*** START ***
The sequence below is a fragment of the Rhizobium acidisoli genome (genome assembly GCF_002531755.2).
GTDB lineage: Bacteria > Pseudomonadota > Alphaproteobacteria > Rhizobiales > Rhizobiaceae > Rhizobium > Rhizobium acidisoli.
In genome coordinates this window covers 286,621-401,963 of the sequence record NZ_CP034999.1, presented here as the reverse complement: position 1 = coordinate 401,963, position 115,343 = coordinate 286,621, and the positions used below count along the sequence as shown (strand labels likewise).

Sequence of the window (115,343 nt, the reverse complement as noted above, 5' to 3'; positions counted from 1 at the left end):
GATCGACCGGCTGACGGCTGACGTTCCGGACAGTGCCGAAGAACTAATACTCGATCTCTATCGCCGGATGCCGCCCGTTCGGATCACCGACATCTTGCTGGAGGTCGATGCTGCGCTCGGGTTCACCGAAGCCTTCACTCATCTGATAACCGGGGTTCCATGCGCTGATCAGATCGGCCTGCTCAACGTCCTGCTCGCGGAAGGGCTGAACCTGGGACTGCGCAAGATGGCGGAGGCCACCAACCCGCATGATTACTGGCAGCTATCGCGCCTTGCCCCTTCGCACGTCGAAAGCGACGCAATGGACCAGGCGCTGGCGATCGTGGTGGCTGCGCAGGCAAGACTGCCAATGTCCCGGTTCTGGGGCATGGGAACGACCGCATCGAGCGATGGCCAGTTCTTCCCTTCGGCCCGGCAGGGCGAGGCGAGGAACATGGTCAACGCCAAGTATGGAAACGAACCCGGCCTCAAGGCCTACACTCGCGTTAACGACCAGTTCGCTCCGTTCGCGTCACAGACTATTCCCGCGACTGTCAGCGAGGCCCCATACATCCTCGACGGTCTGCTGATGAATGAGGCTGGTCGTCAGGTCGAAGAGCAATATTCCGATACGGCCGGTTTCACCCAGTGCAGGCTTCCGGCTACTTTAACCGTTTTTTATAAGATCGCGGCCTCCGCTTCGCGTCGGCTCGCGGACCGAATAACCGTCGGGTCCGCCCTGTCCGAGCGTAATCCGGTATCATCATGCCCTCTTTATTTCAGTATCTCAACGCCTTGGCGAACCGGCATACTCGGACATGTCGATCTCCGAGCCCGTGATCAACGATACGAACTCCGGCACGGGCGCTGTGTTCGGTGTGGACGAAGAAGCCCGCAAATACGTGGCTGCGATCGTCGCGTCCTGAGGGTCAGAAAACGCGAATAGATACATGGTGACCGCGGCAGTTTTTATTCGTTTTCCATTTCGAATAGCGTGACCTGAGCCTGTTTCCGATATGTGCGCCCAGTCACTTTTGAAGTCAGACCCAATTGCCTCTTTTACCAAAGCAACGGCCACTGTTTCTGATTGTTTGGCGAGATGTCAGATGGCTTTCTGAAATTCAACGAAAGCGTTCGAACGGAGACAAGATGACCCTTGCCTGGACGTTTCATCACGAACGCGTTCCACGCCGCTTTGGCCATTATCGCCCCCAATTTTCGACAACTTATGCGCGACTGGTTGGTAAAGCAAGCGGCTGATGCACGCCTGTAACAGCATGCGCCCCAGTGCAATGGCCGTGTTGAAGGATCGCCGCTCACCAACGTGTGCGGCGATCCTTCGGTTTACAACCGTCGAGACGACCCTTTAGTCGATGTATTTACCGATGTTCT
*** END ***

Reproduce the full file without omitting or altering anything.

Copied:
The sequence below is a fragment of the Rhizobium acidisoli genome (genome assembly GCF_002531755.2).
GTDB lineage: Bacteria > Pseudomonadota > Alphaproteobacteria > Rhizobiales > Rhizobiaceae > Rhizobium > Rhizobium acidisoli.
In genome coordinates this window covers 286,621-401,963 of the sequence record NZ_CP034999.1, presented here as the reverse complement: position 1 = coordinate 401,963, position 115,343 = coordinate 286,621, and the positions used below count along the sequence as shown (strand labels likewise).

Sequence of the window (115,343 nt, the reverse complement as noted above, 5' to 3'; positions counted from 1 at the left end):
GATCGACCGGCTGACGGCTGACGTTCCGGACAGTGCCGAAGAACTAATACTCGATCTCTATCGCCGGATGCCGCCCGTTCGGATCACCGACATCTTGCTGGAGGTCGATGCTGCGCTCGGGTTCACCGAAGCCTTCACTCATCTGATAACCGGGGTTCCATGCGCTGATCAGATCGGCCTGCTCAACGTCCTGCTCGCGGAAGGGCTGAACCTGGGACTGCGCAAGATGGCGGAGGCCACCAACCCGCATGATTACTGGCAGCTATCGCGCCTTGCCCCTTCGCACGTCGAAAGCGACGCAATGGACCAGGCGCTGGCGATCGTGGTGGCTGCGCAGGCAAGACTGCCAATGTCCCGGTTCTGGGGCATGGGAACGACCGCATCGAGCGATGGCCAGTTCTTCCCTTCGGCCCGGCAGGGCGAGGCGAGGAACATGGTCAACGCCAAGTATGGAAACGAACCCGGCCTCAAGGCCTACACTCGCGTTAACGACCAGTTCGCTCCGTTCGCGTCACAGACTATTCCCGCGACTGTCAGCGAGGCCCCATACATCCTCGACGGTCTGCTGATGAATGAGGCTGGTCGTCAGGTCGAAGAGCAATATTCCGATACGGCCGGTTTCACCCAGTGCAGGCTTCCGGCTACTTTAACCGTTTTTTATAAGATCGCGGCCTCCGCTTCGCGTCGGCTCGCGGACCGAATAACCGTCGGGTCCGCCCTGTCCGAGCGTAATCCGGTATCATCATGCCCTCTTTATTTCAGTATCTCAACGCCTTGGCGAACCGGCATACTCGGACATGTCGATCTCCGAGCCCGTGATCAACGATACGAACTCCGGCACGGGCGCTGTGTTCGGTGTGGACGAAGAAGCCCGCAAATACGTGGCTGCGATCGTCGCGTCCTGAGGGTCAGAAAACGCGAATAGATACATGGTGACCGCGGCAGTTTTTATTCGTTTTCCATTTCGAATAGCGTGACCTGAGCCTGTTTCCGATATGTGCGCCCAGTCACTTTTGAAGTCAGACCCAATTGCCTCTTTTACCAAAGCAACGGCCACTGTTTCTGATTGTTTGGCGAGATGTCAGATGGCTTTCTGAAATTCAACGAAAGCGTTCGAACGGAGACAAGATGACCCTTGCCTGGACGTTTCATCACGAACGCGTTCCACGCCGCTTTGGCCATTATCGCCCCCAATTTTCGACAACTTATGCGCGACTGGTTGGTAAAGCAAGCGGCTGATGCACGCCTGTAACAGCATGCGCCCCAGTGCAATGGCCGTGTTGAAGGATCGCCGCTCACCAACGTGTGCGGCGATCCTTCGGTTTACAACCGTCGAGACGACCCTTTAGTCGATGTATTTACCGATGTTCT